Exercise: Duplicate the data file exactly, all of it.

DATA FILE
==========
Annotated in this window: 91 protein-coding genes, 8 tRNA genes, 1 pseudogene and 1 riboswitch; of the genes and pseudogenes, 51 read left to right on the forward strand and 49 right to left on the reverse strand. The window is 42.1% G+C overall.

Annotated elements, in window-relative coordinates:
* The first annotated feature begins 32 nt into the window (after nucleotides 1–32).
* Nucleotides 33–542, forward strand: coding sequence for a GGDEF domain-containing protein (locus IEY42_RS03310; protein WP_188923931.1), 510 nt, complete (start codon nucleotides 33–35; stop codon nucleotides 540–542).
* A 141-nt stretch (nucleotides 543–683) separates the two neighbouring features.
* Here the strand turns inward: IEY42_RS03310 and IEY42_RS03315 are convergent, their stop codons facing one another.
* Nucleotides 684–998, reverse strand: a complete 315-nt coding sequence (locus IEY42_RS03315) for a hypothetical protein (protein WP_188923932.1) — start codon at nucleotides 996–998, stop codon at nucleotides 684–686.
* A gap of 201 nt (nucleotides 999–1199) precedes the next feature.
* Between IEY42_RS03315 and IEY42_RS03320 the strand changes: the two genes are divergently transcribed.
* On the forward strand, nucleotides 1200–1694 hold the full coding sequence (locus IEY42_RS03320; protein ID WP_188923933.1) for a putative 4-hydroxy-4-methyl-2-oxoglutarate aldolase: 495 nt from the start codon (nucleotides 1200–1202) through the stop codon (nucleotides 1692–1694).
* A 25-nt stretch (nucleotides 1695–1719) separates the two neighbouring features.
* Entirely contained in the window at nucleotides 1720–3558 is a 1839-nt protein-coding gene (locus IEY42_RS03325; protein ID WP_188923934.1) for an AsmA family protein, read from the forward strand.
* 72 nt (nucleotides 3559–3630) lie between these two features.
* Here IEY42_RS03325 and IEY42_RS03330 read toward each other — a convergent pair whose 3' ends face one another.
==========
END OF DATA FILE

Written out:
Annotated in this window: 91 protein-coding genes, 8 tRNA genes, 1 pseudogene and 1 riboswitch; of the genes and pseudogenes, 51 read left to right on the forward strand and 49 right to left on the reverse strand. The window is 42.1% G+C overall.

Annotated elements, in window-relative coordinates:
* The first annotated feature begins 32 nt into the window (after nucleotides 1–32).
* Nucleotides 33–542, forward strand: coding sequence for a GGDEF domain-containing protein (locus IEY42_RS03310; protein WP_188923931.1), 510 nt, complete (start codon nucleotides 33–35; stop codon nucleotides 540–542).
* A 141-nt stretch (nucleotides 543–683) separates the two neighbouring features.
* Here the strand turns inward: IEY42_RS03310 and IEY42_RS03315 are convergent, their stop codons facing one another.
* Nucleotides 684–998, reverse strand: a complete 315-nt coding sequence (locus IEY42_RS03315) for a hypothetical protein (protein WP_188923932.1) — start codon at nucleotides 996–998, stop codon at nucleotides 684–686.
* A gap of 201 nt (nucleotides 999–1199) precedes the next feature.
* Between IEY42_RS03315 and IEY42_RS03320 the strand changes: the two genes are divergently transcribed.
* On the forward strand, nucleotides 1200–1694 hold the full coding sequence (locus IEY42_RS03320; protein ID WP_188923933.1) for a putative 4-hydroxy-4-methyl-2-oxoglutarate aldolase: 495 nt from the start codon (nucleotides 1200–1202) through the stop codon (nucleotides 1692–1694).
* A 25-nt stretch (nucleotides 1695–1719) separates the two neighbouring features.
* Entirely contained in the window at nucleotides 1720–3558 is a 1839-nt protein-coding gene (locus IEY42_RS03325; protein ID WP_188923934.1) for an AsmA family protein, read from the forward strand.
* 72 nt (nucleotides 3559–3630) lie between these two features.
* Here IEY42_RS03325 and IEY42_RS03330 read toward each other — a convergent pair whose 3' ends face one another.